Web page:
‘So I didn’t stand up  and I didn’t ask why’

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    BOS

Published: 9/12/2019 9:29:27 AM
Modified: 9/12/2019 9:29:17 AM

“So I didn’t stand up. And I didn’t ask why.”

These lyrics by Mike Stern from his song “Stand Up,” hit me like a ton of bricks on Aug. 9. They were sung by that venerable folk singing duo, Annie Patterson and Charlie King in another of their great performances, this time at the Great Falls Discovery Center. King and Patterson have frequently recorded and performed together. Their 2019 Midwest tour celebrated the release of their new CD, “Step By Step.”

King is known for his political satire and ability to find songs that explore struggle and the human experience. Pete Seeger called him “one of the finest singers and songwriters of our time.”

Patterson and her husband, Peter Blood created the songbooks “Rise Up Singing” and “Rise Again” and have performed at home and abroad.

Stern’s song was inspired by Martin Niemöller, a German theologian and Lutheran pastor. He is best known for his opposition to the Nazi regime during the 1930s and for his widely quoted poem “First they came ...” The poem has many different versions.

A popular version of this poem is emblazoned on a granite memorial at the New England Holocaust Museum in Boston. Inspired by a group of Holocaust survivors who found new lives in the Boston area, the New England Holocaust Memorial was built to foster reflection on the impact of bigotry and the outcomes of evil during World War II and to this day.

Here is the Niemöller poem inscription:

“First they came for the socialists, and I did not speak out —

Because I was not a socialist.

Then they came for the trade unionists, and I did not speak out —

Because I was not a trade unionist.

Then they came for the Jews, and I did not speak out —

Because I was not a Jew.

Then they came for me — and there was no one left to speak for me.”

In 2017 Boston politicians and religious leaders gathered together to mourn and decry the vandalism at the New England Holocaust Memorial in Boston, the second time the site had been attacked that summer. Looming over the solemn gathering were the brazen anti-Semitic slurs and chants that echoed hundreds of miles away the same weekend when neo-Nazis and other white supremacists marched in Charlottesville, Va.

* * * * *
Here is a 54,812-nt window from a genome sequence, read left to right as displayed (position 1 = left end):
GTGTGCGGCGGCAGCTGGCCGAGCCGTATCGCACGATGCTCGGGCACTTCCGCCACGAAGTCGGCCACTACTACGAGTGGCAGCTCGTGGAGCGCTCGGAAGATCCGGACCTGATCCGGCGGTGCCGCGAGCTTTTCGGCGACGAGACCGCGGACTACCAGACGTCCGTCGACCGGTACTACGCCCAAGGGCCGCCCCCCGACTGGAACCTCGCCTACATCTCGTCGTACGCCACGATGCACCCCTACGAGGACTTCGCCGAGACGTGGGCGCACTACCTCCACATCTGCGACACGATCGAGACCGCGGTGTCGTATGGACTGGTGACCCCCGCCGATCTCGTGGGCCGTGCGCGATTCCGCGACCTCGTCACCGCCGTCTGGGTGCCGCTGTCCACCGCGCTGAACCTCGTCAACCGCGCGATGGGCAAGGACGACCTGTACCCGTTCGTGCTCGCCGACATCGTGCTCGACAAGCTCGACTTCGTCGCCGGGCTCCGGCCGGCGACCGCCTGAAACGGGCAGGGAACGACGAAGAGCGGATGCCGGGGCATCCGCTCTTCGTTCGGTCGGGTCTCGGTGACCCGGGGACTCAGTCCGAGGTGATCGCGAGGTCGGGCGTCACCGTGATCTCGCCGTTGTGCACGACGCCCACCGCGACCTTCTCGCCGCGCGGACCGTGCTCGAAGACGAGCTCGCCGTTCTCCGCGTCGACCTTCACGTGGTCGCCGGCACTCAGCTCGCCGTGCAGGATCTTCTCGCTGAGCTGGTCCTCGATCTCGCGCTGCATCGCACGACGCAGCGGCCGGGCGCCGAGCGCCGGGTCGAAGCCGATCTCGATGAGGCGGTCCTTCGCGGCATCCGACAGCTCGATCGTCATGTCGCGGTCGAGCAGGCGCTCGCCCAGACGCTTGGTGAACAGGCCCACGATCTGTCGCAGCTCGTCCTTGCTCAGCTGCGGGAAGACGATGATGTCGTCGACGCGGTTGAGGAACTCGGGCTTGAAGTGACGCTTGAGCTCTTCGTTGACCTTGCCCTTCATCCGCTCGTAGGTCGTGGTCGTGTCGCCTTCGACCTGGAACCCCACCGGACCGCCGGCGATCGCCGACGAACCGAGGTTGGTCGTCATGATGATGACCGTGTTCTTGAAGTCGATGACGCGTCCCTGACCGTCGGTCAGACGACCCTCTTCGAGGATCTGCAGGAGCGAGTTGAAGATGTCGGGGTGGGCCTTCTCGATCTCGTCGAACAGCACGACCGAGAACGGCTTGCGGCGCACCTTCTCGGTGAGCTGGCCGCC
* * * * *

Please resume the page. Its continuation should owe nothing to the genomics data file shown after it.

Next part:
“What did we see over the weekend in Charlottesville?” asked Barry Shrage, president of the Combined Jewish Philanthropies of Greater Boston, referring to the vandalism. “What do we have to think about this? When we see those clownish figures in their Nazi uniforms pretending to be human, pretending to be something more than they are, pretending to be important. It’s important to remember what that represents.”

Where, Shrage asked, “is the Franklin Roosevelt who led our country against Nazism. Where is our president? Where is the condemnation of evil?”

Stern wrote “Stand Up” in 1985. I think King and Patterson have updated Stern’s lyrics to resonate with Trump’s present persecution of anyone who is not white with a few notable exceptions such as Sen. John McCain, Robert Mueller, Hillary Clinton, et al.

Here are the Stern, King and Patterson lyrics I heard at the Discovery Center:

“First they came for the Communists

Then they came for the Jews

But I wasn’t a Communist / And I wasn’t a Jew

So I didn’t stand up

And I didn’t ask why.

Then they came for the unionists & they came for the priests

But I wasn’t a unionist & I wasn’t a priest...

So I didn’t stand up

And I didn’t ask why.

Then they came for the pacifists

And they came for the gays

But I wasn’t a pacifist & I wasn’t gay...

So I didn’t stand up

And I didn’t ask why.

By the time they came for me

There was nobody left to even try

Now they come for the Muslims

For the poor and the refugees

Though I am not a Muslim

I’m not poor, I’m not a refugee

Now I will stand up

And I will ask why!

When someday they come for me

I hope there’s someone standing by my side

Yes ​we will​ stand up

And we’re gonna ask why

And if someday they come for you

There’ll be lots of people standing by your side

A world of people standing by your side!​”

I can’t say more effectively what these lyrics are asking of each of us.

People are beginning to stand up. And to ask why.

John Bos resides restlessly these days in Shelburne Falls. He invites comments and questions at john01370@gmail.com.

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